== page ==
Prime Minister John Key says he thinks there's a 50-50 chance that the United States will ratify the Trans-Pacific Partnership free trade agreement if Hillary Clinton wins the presidency.
But if her opponent Donald Trump wins, then there's no chance.
"I think if Donald Trump wins, it's got no chance," he told reporters on Monday.
"But if Hillary Clinton wins, I think there's a possibility, a window, I think it's a bit 50-50 myself."
President Barack Obama, a TPP supporter, hopes the agreement can be ratified by the US Congress during the so-called lame duck period between the presidential election on November 8 and the inauguration of the new president on January 20.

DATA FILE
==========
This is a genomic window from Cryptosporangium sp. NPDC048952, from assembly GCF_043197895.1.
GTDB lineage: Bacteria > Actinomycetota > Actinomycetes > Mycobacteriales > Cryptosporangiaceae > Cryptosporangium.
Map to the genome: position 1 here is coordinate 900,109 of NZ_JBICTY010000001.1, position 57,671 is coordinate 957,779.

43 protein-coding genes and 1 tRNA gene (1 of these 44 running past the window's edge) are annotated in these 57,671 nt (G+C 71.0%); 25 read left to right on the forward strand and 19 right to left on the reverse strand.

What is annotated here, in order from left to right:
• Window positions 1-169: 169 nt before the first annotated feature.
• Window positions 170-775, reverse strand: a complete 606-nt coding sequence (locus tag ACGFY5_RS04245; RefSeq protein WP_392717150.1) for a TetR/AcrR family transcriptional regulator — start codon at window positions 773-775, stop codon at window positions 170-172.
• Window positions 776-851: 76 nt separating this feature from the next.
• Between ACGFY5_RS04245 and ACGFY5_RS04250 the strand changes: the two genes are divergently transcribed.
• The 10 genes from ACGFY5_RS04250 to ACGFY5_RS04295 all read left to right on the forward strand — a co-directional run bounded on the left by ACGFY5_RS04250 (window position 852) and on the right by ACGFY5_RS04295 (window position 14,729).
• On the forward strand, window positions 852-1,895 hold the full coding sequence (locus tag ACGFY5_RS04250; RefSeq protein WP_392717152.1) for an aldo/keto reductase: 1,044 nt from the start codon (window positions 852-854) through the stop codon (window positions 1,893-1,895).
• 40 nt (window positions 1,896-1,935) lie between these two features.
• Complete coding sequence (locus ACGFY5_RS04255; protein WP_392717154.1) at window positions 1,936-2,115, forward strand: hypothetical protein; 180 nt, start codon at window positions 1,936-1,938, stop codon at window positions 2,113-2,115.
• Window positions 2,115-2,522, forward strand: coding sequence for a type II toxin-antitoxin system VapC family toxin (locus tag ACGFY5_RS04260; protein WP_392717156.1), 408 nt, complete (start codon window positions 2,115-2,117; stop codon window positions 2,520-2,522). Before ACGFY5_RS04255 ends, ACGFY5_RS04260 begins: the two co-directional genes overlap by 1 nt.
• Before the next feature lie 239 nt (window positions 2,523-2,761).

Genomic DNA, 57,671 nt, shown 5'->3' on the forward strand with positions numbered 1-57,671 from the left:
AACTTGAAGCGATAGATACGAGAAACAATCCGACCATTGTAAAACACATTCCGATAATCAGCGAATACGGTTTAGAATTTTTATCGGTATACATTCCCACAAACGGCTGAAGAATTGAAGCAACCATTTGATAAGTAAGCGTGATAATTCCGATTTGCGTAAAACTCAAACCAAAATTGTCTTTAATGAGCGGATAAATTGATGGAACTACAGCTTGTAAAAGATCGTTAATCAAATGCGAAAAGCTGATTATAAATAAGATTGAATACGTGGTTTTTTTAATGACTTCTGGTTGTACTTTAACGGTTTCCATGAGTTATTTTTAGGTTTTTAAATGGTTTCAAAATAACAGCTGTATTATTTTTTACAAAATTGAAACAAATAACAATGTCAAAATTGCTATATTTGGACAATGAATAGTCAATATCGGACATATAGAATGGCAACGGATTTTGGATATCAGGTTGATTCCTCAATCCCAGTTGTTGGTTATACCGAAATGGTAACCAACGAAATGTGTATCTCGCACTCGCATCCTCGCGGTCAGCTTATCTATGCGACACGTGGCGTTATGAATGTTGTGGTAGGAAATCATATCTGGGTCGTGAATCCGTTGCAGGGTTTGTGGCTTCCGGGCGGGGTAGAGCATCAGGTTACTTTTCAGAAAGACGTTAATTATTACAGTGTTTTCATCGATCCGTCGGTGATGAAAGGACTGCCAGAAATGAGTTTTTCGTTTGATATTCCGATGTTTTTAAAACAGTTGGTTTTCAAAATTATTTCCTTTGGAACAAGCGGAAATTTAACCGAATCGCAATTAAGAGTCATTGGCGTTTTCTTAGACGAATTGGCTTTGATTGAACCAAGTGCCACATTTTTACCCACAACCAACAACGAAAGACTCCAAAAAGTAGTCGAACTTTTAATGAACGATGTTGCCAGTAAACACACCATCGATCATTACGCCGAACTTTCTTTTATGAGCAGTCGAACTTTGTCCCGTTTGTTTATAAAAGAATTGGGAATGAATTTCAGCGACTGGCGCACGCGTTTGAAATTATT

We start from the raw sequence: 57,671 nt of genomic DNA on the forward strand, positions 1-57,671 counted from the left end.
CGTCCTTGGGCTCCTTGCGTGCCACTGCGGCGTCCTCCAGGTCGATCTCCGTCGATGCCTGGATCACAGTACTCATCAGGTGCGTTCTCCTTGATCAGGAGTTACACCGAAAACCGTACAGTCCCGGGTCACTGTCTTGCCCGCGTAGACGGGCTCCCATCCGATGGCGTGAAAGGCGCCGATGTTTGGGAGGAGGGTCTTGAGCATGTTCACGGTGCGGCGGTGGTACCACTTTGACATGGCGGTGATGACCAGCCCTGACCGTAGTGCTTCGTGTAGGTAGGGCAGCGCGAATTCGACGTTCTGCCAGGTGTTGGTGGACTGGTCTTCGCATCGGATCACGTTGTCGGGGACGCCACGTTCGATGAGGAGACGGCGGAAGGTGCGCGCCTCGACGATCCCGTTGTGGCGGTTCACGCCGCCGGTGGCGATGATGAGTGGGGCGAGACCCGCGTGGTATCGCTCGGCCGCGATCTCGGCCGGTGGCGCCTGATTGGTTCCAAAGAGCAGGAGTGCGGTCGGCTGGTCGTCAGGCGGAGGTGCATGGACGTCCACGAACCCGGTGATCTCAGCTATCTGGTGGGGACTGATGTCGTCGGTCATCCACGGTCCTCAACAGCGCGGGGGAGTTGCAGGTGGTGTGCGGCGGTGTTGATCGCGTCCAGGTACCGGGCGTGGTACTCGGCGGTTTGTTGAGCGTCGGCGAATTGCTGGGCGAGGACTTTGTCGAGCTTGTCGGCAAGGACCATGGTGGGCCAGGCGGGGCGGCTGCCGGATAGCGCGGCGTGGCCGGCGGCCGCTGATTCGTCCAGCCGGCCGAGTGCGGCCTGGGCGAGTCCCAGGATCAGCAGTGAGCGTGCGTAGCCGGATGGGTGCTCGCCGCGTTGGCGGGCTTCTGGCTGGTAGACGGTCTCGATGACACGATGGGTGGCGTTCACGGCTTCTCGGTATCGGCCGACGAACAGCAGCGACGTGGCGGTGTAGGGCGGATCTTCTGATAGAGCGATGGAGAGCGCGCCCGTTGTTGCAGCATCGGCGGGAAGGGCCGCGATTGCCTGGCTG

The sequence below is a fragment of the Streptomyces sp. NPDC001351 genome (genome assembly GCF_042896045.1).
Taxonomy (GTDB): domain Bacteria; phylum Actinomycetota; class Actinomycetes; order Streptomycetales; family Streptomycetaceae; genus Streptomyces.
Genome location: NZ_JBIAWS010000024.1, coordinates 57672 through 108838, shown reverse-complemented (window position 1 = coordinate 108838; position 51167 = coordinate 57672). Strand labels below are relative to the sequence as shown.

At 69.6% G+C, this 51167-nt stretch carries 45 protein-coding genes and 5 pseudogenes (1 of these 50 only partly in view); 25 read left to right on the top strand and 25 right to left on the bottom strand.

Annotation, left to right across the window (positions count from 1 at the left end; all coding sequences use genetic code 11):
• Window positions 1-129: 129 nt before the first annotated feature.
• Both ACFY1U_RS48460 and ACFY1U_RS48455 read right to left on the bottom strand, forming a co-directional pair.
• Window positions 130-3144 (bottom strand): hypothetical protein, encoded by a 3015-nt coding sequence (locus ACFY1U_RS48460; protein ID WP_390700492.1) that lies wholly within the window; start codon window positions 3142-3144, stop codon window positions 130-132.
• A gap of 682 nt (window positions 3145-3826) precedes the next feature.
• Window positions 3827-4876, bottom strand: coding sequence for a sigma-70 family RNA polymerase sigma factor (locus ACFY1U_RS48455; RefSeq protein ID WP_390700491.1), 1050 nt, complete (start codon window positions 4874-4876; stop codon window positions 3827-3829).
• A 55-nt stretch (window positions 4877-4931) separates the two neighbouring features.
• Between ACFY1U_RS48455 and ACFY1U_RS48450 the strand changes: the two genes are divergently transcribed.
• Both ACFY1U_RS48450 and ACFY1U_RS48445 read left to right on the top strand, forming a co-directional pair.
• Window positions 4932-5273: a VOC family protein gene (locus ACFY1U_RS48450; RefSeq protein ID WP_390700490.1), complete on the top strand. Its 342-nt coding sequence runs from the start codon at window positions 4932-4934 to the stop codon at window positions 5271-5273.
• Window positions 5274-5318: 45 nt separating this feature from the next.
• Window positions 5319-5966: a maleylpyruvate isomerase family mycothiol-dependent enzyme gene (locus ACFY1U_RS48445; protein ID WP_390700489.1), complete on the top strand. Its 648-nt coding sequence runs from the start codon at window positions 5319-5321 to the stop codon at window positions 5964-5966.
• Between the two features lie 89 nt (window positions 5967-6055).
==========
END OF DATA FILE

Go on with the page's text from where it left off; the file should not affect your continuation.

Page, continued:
Both candidates have said they oppose the TPP, but Mr Trump is much more strongly opposed to it than Mrs Clinton.
"My sense of it is that in Hillary Clinton's case she has a more nuanced position than Donald Trump," Mr Key said.
"I think she's saying she thought the TPP was gold standard, and now she thinks it's not quite as good a deal - that would argue that she would want to come back to the table."
The 12-nation agreement covers 40 percent of global trade and 800 million people.
To take effect it must be ratified by at least six countries that account for 85 percent of the group's economic output, which makes the US essential.
The partner countries are New Zealand, Australia, Brunei, Canada, Chile, Japan, Malaysia, Mexico, Peru, Singapore, the United States and Vietnam.